The unbelievable news that the Home Secretary has ignored not one but two court orders regarding the deportation of an Afghan asylum seeker, first stretches credulity and then provokes disgust. If even the Home Secretary doesn’t respect judicial decisions this is the start of an unaccountable state. And this in a country that originated the Rule of Law.
The judiciary has described the breach as a ‘Prima Facie contempt of court’. And all this by a Minister Of State.
Then, we learn that the Home Office has been sending (up to 100) letters to EU citizens telling them to leave. We are told “A limited number of letters were issued in error.” Some error when you get a letter saying ‘A decision has been taken to remove you from the UK.’
You begin to wonder if this is really allied to Brexit plans, where immigration is the only thing that matters.
Then about six months ago it was reported that the UK may be fined because HMRC failed to enforce properly valued invoices for imported goods which are reckoned to have caused a loss of VAT revenues for our EU neighbours in the billions.
With these failures it is no wonder Michel Barnier says the European Court of Justice should have jurisdiction over EU nationals in Britain after Brexit and also keep its powers with regard to the UK government. Even – in fact especially – when the UK has an opt-out for its own citizens’ fundamental rights.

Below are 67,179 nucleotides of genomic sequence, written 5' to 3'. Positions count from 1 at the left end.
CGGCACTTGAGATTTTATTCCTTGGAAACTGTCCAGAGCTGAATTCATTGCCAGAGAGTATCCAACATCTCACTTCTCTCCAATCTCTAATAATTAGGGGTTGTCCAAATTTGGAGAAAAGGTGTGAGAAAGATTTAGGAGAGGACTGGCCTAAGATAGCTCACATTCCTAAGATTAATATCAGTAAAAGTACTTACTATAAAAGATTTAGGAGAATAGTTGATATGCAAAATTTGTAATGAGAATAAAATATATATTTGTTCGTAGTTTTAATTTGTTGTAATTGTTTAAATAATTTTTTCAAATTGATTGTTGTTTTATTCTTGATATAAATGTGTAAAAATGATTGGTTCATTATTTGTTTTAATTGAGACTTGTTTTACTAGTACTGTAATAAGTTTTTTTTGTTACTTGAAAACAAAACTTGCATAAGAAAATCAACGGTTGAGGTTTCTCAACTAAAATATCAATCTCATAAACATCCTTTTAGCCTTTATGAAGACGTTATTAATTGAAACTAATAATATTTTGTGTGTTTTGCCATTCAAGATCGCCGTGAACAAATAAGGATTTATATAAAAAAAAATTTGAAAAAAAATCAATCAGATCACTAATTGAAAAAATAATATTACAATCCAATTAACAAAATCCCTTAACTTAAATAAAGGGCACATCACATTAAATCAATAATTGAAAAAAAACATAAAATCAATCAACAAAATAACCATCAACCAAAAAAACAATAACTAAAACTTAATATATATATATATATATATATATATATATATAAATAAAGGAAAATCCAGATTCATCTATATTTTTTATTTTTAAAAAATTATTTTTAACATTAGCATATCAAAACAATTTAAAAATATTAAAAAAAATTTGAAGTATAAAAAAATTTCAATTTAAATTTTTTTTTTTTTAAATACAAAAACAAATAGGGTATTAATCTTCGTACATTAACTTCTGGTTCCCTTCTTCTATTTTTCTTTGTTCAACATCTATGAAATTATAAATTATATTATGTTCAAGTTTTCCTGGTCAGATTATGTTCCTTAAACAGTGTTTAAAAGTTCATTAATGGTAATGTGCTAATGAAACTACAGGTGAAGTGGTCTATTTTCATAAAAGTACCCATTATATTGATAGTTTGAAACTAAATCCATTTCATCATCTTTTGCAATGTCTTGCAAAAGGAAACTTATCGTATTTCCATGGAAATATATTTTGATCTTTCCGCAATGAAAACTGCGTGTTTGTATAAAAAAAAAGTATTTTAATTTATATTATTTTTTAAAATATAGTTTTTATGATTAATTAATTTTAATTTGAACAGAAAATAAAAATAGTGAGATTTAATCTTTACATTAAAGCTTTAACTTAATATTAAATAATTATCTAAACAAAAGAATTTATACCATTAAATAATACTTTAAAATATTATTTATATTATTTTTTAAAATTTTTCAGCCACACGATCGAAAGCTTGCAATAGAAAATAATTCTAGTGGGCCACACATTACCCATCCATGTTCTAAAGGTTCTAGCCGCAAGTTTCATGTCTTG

This is all beginning to suggest that the government has shrunk the state so successfully that Customs and Excise can give no help to their fellow Europeans on VAT fraud and the Home Office is incapable of properly administering current immigration law. And all topped off by a Minister of State ignoring court orders.
English law was always supposed to be more generally obeyed because it was derived from common practice and not statute based. Well not any more.
We now see that shrinking the state leads it to to be held in such contempt that it encompasses shrinking respect for the law – right up to ignoring the judiciary.
I used to think talk of fascism was exaggerated. Now I’m not so sure.